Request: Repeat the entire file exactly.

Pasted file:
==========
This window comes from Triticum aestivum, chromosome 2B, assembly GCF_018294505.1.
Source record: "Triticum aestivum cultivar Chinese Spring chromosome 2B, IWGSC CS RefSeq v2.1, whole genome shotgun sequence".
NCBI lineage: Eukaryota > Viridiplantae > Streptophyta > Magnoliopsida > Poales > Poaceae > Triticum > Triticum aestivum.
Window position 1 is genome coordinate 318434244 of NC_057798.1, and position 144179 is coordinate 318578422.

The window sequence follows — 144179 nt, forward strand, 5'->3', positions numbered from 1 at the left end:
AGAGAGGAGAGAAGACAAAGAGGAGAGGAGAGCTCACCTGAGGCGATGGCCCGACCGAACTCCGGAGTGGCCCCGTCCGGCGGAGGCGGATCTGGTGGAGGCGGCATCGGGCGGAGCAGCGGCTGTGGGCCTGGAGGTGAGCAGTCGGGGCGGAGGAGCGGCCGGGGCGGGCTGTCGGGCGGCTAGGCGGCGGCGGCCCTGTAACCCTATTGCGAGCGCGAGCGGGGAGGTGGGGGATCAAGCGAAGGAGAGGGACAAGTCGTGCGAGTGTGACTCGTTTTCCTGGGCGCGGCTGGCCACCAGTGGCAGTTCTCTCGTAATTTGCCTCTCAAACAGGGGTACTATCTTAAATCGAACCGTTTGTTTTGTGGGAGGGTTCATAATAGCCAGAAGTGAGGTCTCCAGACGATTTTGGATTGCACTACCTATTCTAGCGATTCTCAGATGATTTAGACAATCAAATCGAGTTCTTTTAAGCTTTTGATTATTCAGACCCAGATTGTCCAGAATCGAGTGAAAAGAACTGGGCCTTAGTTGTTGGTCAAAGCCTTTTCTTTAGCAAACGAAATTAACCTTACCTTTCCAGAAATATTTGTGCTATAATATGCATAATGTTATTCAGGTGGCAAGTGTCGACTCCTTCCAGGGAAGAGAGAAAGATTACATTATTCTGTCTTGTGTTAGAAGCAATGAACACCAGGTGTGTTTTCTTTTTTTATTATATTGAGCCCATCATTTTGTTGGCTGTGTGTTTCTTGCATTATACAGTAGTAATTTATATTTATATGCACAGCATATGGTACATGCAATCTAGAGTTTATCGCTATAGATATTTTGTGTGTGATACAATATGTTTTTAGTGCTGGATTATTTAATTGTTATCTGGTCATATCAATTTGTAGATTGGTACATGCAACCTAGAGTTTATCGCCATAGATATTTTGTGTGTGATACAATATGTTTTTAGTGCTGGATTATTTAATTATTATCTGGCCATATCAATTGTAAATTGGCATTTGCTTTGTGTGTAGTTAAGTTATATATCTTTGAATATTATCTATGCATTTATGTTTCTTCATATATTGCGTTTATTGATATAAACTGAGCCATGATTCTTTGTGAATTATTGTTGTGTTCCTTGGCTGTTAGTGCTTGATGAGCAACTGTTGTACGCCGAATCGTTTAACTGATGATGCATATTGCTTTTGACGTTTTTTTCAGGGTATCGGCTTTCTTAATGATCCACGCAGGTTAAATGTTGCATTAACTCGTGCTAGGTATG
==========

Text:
This window comes from Triticum aestivum, chromosome 2B, assembly GCF_018294505.1.
Source record: "Triticum aestivum cultivar Chinese Spring chromosome 2B, IWGSC CS RefSeq v2.1, whole genome shotgun sequence".
NCBI lineage: Eukaryota > Viridiplantae > Streptophyta > Magnoliopsida > Poales > Poaceae > Triticum > Triticum aestivum.
Window position 1 is genome coordinate 318434244 of NC_057798.1, and position 144179 is coordinate 318578422.

The window sequence follows — 144179 nt, forward strand, 5'->3', positions numbered from 1 at the left end:
AGAGAGGAGAGAAGACAAAGAGGAGAGGAGAGCTCACCTGAGGCGATGGCCCGACCGAACTCCGGAGTGGCCCCGTCCGGCGGAGGCGGATCTGGTGGAGGCGGCATCGGGCGGAGCAGCGGCTGTGGGCCTGGAGGTGAGCAGTCGGGGCGGAGGAGCGGCCGGGGCGGGCTGTCGGGCGGCTAGGCGGCGGCGGCCCTGTAACCCTATTGCGAGCGCGAGCGGGGAGGTGGGGGATCAAGCGAAGGAGAGGGACAAGTCGTGCGAGTGTGACTCGTTTTCCTGGGCGCGGCTGGCCACCAGTGGCAGTTCTCTCGTAATTTGCCTCTCAAACAGGGGTACTATCTTAAATCGAACCGTTTGTTTTGTGGGAGGGTTCATAATAGCCAGAAGTGAGGTCTCCAGACGATTTTGGATTGCACTACCTATTCTAGCGATTCTCAGATGATTTAGACAATCAAATCGAGTTCTTTTAAGCTTTTGATTATTCAGACCCAGATTGTCCAGAATCGAGTGAAAAGAACTGGGCCTTAGTTGTTGGTCAAAGCCTTTTCTTTAGCAAACGAAATTAACCTTACCTTTCCAGAAATATTTGTGCTATAATATGCATAATGTTATTCAGGTGGCAAGTGTCGACTCCTTCCAGGGAAGAGAGAAAGATTACATTATTCTGTCTTGTGTTAGAAGCAATGAACACCAGGTGTGTTTTCTTTTTTTATTATATTGAGCCCATCATTTTGTTGGCTGTGTGTTTCTTGCATTATACAGTAGTAATTTATATTTATATGCACAGCATATGGTACATGCAATCTAGAGTTTATCGCTATAGATATTTTGTGTGTGATACAATATGTTTTTAGTGCTGGATTATTTAATTGTTATCTGGTCATATCAATTTGTAGATTGGTACATGCAACCTAGAGTTTATCGCCATAGATATTTTGTGTGTGATACAATATGTTTTTAGTGCTGGATTATTTAATTATTATCTGGCCATATCAATTGTAAATTGGCATTTGCTTTGTGTGTAGTTAAGTTATATATCTTTGAATATTATCTATGCATTTATGTTTCTTCATATATTGCGTTTATTGATATAAACTGAGCCATGATTCTTTGTGAATTATTGTTGTGTTCCTTGGCTGTTAGTGCTTGATGAGCAACTGTTGTACGCCGAATCGTTTAACTGATGATGCATATTGCTTTTGACGTTTTTTTCAGGGTATCGGCTTTCTTAATGATCCACGCAGGTTAAATGTTGCATTAACTCGTGCTAGGTATG